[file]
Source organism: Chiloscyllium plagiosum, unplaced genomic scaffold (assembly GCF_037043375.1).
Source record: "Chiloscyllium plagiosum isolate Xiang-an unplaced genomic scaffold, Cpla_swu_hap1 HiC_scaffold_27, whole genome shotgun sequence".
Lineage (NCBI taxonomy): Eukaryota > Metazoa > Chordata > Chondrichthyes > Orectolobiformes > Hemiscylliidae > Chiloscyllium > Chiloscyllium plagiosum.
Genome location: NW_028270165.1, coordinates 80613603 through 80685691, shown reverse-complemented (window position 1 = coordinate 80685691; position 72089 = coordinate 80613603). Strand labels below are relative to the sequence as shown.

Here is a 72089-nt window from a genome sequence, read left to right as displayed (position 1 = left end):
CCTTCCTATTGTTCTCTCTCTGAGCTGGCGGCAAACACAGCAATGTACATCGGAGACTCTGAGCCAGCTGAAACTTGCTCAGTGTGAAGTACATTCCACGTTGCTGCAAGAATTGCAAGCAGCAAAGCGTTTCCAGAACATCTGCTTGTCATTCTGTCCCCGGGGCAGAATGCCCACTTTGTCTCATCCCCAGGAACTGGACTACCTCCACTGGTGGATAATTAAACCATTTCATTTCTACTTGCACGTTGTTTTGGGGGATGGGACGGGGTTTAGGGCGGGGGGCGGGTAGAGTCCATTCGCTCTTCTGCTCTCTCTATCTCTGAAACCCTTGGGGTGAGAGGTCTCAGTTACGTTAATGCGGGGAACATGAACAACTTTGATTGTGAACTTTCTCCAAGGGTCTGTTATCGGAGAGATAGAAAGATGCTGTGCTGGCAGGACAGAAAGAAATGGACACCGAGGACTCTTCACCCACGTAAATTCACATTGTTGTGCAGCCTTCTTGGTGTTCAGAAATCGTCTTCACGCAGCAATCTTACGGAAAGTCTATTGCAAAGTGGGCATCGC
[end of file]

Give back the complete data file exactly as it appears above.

Source organism: Chiloscyllium plagiosum, unplaced genomic scaffold (assembly GCF_037043375.1).
Source record: "Chiloscyllium plagiosum isolate Xiang-an unplaced genomic scaffold, Cpla_swu_hap1 HiC_scaffold_27, whole genome shotgun sequence".
Lineage (NCBI taxonomy): Eukaryota > Metazoa > Chordata > Chondrichthyes > Orectolobiformes > Hemiscylliidae > Chiloscyllium > Chiloscyllium plagiosum.
Genome location: NW_028270165.1, coordinates 80613603 through 80685691, shown reverse-complemented (window position 1 = coordinate 80685691; position 72089 = coordinate 80613603). Strand labels below are relative to the sequence as shown.

Here is a 72089-nt window from a genome sequence, read left to right as displayed (position 1 = left end):
CCTTCCTATTGTTCTCTCTCTGAGCTGGCGGCAAACACAGCAATGTACATCGGAGACTCTGAGCCAGCTGAAACTTGCTCAGTGTGAAGTACATTCCACGTTGCTGCAAGAATTGCAAGCAGCAAAGCGTTTCCAGAACATCTGCTTGTCATTCTGTCCCCGGGGCAGAATGCCCACTTTGTCTCATCCCCAGGAACTGGACTACCTCCACTGGTGGATAATTAAACCATTTCATTTCTACTTGCACGTTGTTTTGGGGGATGGGACGGGGTTTAGGGCGGGGGGCGGGTAGAGTCCATTCGCTCTTCTGCTCTCTCTATCTCTGAAACCCTTGGGGTGAGAGGTCTCAGTTACGTTAATGCGGGGAACATGAACAACTTTGATTGTGAACTTTCTCCAAGGGTCTGTTATCGGAGAGATAGAAAGATGCTGTGCTGGCAGGACAGAAAGAAATGGACACCGAGGACTCTTCACCCACGTAAATTCACATTGTTGTGCAGCCTTCTTGGTGTTCAGAAATCGTCTTCACGCAGCAATCTTACGGAAAGTCTATTGCAAAGTGGGCATCGC